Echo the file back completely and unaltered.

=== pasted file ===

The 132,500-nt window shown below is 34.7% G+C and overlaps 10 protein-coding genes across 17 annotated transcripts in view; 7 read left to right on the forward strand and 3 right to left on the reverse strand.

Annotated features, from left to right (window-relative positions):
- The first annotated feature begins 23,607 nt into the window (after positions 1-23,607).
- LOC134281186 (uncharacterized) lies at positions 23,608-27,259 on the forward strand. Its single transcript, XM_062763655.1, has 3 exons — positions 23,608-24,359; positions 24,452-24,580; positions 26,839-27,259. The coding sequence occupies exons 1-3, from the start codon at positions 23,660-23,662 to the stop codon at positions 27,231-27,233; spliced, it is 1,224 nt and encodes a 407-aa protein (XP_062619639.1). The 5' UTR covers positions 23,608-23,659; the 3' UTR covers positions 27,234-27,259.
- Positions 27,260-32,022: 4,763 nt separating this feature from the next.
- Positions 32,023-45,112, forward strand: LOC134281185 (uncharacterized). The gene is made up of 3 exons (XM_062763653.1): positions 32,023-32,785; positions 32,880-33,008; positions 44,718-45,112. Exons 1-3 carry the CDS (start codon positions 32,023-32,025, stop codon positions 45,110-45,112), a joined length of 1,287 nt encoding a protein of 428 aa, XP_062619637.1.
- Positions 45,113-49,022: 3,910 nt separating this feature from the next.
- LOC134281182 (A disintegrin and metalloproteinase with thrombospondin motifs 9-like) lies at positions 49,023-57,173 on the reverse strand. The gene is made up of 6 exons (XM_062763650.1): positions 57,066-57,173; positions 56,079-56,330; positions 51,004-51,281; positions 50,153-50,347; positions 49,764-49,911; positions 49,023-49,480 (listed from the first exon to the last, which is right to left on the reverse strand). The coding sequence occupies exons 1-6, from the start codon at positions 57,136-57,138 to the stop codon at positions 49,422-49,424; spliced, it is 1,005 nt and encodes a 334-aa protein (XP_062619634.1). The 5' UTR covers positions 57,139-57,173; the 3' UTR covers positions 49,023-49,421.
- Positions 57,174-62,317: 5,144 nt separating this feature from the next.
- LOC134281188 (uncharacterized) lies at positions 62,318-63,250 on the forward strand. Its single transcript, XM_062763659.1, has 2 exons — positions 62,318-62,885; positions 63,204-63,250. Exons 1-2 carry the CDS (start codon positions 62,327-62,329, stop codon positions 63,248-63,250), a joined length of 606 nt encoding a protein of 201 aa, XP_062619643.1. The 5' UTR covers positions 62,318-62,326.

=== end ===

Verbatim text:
The 132,500-nt window shown below is 34.7% G+C and overlaps 10 protein-coding genes across 17 annotated transcripts in view; 7 read left to right on the forward strand and 3 right to left on the reverse strand.

Annotated features, from left to right (window-relative positions):
- The first annotated feature begins 23,607 nt into the window (after positions 1-23,607).
- LOC134281186 (uncharacterized) lies at positions 23,608-27,259 on the forward strand. Its single transcript, XM_062763655.1, has 3 exons — positions 23,608-24,359; positions 24,452-24,580; positions 26,839-27,259. The coding sequence occupies exons 1-3, from the start codon at positions 23,660-23,662 to the stop codon at positions 27,231-27,233; spliced, it is 1,224 nt and encodes a 407-aa protein (XP_062619639.1). The 5' UTR covers positions 23,608-23,659; the 3' UTR covers positions 27,234-27,259.
- Positions 27,260-32,022: 4,763 nt separating this feature from the next.
- Positions 32,023-45,112, forward strand: LOC134281185 (uncharacterized). The gene is made up of 3 exons (XM_062763653.1): positions 32,023-32,785; positions 32,880-33,008; positions 44,718-45,112. Exons 1-3 carry the CDS (start codon positions 32,023-32,025, stop codon positions 45,110-45,112), a joined length of 1,287 nt encoding a protein of 428 aa, XP_062619637.1.
- Positions 45,113-49,022: 3,910 nt separating this feature from the next.
- LOC134281182 (A disintegrin and metalloproteinase with thrombospondin motifs 9-like) lies at positions 49,023-57,173 on the reverse strand. The gene is made up of 6 exons (XM_062763650.1): positions 57,066-57,173; positions 56,079-56,330; positions 51,004-51,281; positions 50,153-50,347; positions 49,764-49,911; positions 49,023-49,480 (listed from the first exon to the last, which is right to left on the reverse strand). The coding sequence occupies exons 1-6, from the start codon at positions 57,136-57,138 to the stop codon at positions 49,422-49,424; spliced, it is 1,005 nt and encodes a 334-aa protein (XP_062619634.1). The 5' UTR covers positions 57,139-57,173; the 3' UTR covers positions 49,023-49,421.
- Positions 57,174-62,317: 5,144 nt separating this feature from the next.
- LOC134281188 (uncharacterized) lies at positions 62,318-63,250 on the forward strand. Its single transcript, XM_062763659.1, has 2 exons — positions 62,318-62,885; positions 63,204-63,250. Exons 1-2 carry the CDS (start codon positions 62,327-62,329, stop codon positions 63,248-63,250), a joined length of 606 nt encoding a protein of 201 aa, XP_062619643.1. The 5' UTR covers positions 62,318-62,326.